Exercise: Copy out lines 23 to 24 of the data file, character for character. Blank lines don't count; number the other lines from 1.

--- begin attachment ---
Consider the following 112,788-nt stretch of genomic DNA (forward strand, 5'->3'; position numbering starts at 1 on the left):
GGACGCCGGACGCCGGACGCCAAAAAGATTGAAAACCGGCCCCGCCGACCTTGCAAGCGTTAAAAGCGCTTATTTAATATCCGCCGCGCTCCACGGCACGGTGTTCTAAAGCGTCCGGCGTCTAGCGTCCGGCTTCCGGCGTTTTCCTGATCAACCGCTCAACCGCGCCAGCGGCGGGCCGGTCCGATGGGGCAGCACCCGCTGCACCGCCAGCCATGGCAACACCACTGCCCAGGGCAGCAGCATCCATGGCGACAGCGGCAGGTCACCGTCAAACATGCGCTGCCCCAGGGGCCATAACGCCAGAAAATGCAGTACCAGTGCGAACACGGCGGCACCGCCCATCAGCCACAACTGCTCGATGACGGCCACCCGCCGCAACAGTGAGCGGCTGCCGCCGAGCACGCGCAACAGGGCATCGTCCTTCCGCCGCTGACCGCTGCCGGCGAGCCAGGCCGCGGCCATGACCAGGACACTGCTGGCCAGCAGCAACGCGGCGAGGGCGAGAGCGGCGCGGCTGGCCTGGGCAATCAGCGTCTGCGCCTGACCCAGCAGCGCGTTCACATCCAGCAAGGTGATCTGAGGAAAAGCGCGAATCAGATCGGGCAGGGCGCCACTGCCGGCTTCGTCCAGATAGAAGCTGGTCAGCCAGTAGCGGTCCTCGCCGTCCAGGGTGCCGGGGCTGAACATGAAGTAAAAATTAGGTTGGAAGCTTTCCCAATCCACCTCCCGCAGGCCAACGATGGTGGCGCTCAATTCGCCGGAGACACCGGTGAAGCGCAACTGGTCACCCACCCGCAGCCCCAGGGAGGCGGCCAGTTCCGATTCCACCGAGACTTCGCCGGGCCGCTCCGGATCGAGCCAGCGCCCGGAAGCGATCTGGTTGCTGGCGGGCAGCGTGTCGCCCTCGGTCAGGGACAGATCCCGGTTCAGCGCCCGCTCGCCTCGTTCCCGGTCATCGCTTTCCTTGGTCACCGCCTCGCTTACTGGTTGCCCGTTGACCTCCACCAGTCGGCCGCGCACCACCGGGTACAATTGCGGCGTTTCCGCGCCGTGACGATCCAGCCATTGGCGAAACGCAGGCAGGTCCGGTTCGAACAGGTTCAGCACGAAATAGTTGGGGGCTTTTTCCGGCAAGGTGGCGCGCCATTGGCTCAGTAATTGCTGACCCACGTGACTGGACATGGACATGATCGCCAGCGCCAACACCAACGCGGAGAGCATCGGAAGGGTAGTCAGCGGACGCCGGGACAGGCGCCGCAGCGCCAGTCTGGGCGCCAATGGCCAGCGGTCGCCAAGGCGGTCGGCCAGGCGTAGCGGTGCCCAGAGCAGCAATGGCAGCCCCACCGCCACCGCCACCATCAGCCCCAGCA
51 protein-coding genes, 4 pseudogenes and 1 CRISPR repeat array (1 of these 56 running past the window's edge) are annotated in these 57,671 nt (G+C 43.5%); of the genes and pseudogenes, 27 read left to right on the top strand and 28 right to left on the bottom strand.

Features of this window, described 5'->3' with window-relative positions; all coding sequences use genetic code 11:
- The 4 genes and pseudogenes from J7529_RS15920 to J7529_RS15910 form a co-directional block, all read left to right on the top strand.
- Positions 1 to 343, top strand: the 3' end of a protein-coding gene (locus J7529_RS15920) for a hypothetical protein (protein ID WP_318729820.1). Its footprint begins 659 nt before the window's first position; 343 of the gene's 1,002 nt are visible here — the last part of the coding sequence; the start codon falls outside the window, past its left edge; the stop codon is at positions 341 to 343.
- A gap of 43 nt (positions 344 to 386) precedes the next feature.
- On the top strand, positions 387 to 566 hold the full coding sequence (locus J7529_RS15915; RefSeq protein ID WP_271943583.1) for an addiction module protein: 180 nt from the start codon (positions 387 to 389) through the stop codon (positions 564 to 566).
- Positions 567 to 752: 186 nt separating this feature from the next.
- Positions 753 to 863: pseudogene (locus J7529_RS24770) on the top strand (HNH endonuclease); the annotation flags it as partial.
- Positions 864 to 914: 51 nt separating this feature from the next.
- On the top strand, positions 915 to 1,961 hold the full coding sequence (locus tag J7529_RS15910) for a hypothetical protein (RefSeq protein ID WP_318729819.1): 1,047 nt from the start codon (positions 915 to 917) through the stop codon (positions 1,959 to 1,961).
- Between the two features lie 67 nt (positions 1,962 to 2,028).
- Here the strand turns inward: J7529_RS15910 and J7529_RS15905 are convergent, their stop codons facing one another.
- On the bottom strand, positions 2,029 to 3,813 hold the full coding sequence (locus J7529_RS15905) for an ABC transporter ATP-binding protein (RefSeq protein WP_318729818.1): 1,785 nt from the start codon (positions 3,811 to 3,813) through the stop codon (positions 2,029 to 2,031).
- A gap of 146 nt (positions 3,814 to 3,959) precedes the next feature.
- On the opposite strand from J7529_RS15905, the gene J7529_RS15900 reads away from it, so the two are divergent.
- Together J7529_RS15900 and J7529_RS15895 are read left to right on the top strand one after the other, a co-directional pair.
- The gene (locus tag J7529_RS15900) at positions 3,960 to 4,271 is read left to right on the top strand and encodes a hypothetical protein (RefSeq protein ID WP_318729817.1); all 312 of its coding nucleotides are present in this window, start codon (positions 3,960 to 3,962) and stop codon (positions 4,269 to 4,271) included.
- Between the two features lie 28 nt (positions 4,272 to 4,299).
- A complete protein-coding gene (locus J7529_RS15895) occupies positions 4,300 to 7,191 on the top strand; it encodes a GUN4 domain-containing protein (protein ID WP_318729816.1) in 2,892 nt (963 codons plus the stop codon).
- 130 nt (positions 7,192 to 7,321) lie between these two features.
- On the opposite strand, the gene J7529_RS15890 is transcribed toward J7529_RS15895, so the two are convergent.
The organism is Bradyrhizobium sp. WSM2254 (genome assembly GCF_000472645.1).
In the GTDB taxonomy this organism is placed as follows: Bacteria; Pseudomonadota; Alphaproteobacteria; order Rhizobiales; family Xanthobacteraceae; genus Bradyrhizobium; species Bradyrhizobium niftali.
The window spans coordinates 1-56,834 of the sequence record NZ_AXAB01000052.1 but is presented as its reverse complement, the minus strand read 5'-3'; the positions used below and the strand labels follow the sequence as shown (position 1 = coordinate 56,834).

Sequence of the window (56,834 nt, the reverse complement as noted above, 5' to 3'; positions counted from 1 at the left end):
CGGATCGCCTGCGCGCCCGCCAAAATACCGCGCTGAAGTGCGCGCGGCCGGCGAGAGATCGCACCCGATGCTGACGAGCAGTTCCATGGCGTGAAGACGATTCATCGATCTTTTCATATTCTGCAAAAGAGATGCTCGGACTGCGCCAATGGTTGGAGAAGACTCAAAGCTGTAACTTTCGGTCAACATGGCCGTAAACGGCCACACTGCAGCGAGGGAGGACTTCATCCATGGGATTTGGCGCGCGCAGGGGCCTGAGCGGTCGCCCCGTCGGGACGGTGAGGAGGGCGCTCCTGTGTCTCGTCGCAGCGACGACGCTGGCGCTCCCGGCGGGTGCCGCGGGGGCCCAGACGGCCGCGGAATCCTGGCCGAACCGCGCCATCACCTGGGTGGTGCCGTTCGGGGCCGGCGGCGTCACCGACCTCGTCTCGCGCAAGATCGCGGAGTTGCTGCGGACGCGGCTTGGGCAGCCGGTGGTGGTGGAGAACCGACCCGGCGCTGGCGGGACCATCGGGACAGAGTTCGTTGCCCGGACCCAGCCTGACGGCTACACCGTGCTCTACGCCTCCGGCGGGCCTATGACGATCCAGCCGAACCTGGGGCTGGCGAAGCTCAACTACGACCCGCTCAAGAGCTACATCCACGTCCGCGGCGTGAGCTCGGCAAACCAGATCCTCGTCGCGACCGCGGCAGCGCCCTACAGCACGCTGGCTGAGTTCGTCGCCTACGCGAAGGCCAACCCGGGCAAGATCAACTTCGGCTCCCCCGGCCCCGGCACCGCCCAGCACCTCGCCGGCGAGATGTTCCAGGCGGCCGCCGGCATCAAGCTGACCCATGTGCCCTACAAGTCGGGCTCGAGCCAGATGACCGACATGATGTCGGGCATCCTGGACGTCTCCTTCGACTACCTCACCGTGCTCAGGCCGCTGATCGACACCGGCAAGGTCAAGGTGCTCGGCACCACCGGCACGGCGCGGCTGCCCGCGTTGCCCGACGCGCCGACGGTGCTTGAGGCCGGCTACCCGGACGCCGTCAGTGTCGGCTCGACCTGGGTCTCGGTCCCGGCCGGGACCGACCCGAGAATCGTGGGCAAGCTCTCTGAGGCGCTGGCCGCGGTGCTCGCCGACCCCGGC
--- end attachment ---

- On the opposite strand, the gene J7529_RS15890 is transcribed toward J7529_RS15895, so the two are convergent.
The organism is Bradyrhizobium sp. WSM2254 (genome assembly GCF_000472645.1).